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Joined: Jan 20, 2001
Posts: 134
Panagiotis Varlagas has mentioned about hte "SIEMENS PATTERNS BOOK".Does anybody has any idea about this book.I m workink with Siemens only and m eagar to know about its availibility.Thanks.
Panagiotis, would you please throw some light on it.


VAIBHAV <BR>SCJP
Sanjeev Arya
Ranch Hand

Joined: Feb 13, 2001
Posts: 58
Hi,
I am reviving this thread again to add a book I consider a personal favorite (Larman), of course I haven't read this week's giveaway yet . I almost took "UML Distilled" away from the list because Larman's book covers almost all of the UML typically needed but left it in the list for the time being.
Here's the final list:
1. Design Patterns (GoF)
2. Refactoring (Martin Fowler)
3. Extreme Programming Explained (Kent Beck)
4. The Pragmatic Programmer (Andrew Hunt, Dave Thomas)
5. UML Distilled (Martin Fowler)
6. Surviving O-O Projects (Alistair Cockburn)
7. Applying UML and Patterns (Craig Larman)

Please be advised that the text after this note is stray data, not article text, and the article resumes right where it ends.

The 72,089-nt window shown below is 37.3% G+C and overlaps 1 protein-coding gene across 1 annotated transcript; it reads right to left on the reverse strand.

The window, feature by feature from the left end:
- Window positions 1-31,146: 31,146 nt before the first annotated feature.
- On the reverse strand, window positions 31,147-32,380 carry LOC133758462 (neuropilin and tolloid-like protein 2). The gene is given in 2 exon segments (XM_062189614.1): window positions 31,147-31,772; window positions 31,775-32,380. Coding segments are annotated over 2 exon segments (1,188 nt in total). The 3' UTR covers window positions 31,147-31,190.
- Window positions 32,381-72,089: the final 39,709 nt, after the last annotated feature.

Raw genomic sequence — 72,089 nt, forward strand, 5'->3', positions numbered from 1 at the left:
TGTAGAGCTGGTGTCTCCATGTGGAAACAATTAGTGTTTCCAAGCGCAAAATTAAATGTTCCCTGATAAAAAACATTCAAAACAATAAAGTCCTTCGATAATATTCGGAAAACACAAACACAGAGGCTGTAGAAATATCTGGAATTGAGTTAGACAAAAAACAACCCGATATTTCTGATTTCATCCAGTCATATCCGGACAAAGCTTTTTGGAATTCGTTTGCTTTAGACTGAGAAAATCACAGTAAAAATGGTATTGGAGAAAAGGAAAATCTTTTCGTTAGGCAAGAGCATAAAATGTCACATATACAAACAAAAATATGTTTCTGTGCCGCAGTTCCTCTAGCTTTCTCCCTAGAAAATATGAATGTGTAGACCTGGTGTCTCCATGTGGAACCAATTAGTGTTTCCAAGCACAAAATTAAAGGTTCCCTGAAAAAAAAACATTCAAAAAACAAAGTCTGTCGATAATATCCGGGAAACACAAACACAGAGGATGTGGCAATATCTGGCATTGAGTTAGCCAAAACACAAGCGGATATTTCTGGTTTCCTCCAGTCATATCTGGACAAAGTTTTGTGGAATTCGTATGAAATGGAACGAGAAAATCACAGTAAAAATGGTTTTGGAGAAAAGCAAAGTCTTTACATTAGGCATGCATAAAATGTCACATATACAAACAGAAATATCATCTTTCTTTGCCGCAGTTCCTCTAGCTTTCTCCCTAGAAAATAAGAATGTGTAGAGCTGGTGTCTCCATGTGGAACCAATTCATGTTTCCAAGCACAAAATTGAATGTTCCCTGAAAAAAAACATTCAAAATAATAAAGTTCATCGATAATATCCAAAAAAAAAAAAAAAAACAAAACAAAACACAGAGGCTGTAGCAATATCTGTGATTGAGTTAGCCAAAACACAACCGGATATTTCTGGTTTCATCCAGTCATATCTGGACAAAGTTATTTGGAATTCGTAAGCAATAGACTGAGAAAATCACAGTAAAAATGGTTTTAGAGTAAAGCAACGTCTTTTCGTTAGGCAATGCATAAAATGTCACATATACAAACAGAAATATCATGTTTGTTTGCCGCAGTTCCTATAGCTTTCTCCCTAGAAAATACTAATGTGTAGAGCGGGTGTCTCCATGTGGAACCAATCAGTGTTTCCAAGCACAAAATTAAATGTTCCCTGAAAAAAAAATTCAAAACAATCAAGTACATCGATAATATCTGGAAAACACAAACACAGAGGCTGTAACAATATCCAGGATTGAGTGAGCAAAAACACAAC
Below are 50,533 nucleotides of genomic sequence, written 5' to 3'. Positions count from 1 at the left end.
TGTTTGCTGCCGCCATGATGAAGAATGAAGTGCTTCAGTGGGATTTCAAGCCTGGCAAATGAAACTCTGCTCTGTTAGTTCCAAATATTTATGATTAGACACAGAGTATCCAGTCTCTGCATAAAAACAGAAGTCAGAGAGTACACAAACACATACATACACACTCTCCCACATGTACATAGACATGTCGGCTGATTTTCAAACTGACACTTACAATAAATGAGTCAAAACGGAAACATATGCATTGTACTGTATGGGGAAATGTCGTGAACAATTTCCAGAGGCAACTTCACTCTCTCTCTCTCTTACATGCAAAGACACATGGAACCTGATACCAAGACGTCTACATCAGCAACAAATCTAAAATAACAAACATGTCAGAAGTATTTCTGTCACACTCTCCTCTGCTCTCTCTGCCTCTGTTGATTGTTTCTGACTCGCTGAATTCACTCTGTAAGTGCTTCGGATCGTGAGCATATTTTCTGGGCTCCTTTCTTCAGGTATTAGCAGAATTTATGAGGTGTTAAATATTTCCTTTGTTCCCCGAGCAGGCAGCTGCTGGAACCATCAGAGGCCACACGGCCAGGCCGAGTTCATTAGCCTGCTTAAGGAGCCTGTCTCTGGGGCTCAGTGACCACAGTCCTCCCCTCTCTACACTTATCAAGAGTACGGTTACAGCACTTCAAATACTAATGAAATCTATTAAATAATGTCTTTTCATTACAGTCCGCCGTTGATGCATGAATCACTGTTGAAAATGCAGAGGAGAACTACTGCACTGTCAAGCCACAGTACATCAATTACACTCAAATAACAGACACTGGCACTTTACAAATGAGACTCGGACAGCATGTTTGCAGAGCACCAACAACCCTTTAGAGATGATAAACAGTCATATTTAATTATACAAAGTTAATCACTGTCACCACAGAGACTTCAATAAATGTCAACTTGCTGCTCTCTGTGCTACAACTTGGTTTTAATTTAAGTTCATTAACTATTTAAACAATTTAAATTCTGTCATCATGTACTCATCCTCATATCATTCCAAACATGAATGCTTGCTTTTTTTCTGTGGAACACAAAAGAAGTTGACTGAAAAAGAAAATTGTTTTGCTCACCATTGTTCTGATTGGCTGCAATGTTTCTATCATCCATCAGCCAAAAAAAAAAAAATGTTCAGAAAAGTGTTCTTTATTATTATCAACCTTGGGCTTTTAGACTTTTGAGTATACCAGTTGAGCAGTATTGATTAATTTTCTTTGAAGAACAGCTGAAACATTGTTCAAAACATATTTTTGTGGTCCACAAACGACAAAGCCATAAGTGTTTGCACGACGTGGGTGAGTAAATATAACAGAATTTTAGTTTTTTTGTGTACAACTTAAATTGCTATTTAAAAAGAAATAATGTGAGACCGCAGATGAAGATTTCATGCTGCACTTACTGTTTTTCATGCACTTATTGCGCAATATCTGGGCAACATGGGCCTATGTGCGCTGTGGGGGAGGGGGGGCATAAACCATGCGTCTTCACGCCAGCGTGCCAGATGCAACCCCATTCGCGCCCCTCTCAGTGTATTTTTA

cheers
Sanjeev
Bala Raj
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Joined: Sep 12, 2000
Posts: 75
One of my friend told me that the following two books are good for UML and Design Patterns.
1. Instant UML by Pierre-Alain Muller
2. Java Design Patterns by James Cooper
Any suggestions,
Bala.
[This message has been edited by Bala Rajamani (edited October 03, 2001).]
Mark Herschberg
Sheriff

Joined: Dec 04, 2000
Posts: 6037
I'm glad this thread got revived, because it's certainly going to be useful for many people.
In my previous posting to this thread, I explicitly did not include XP on my list. I've seen a number of other books people recommend that I disagree with for the same reason. I'll expand on my reasoning here.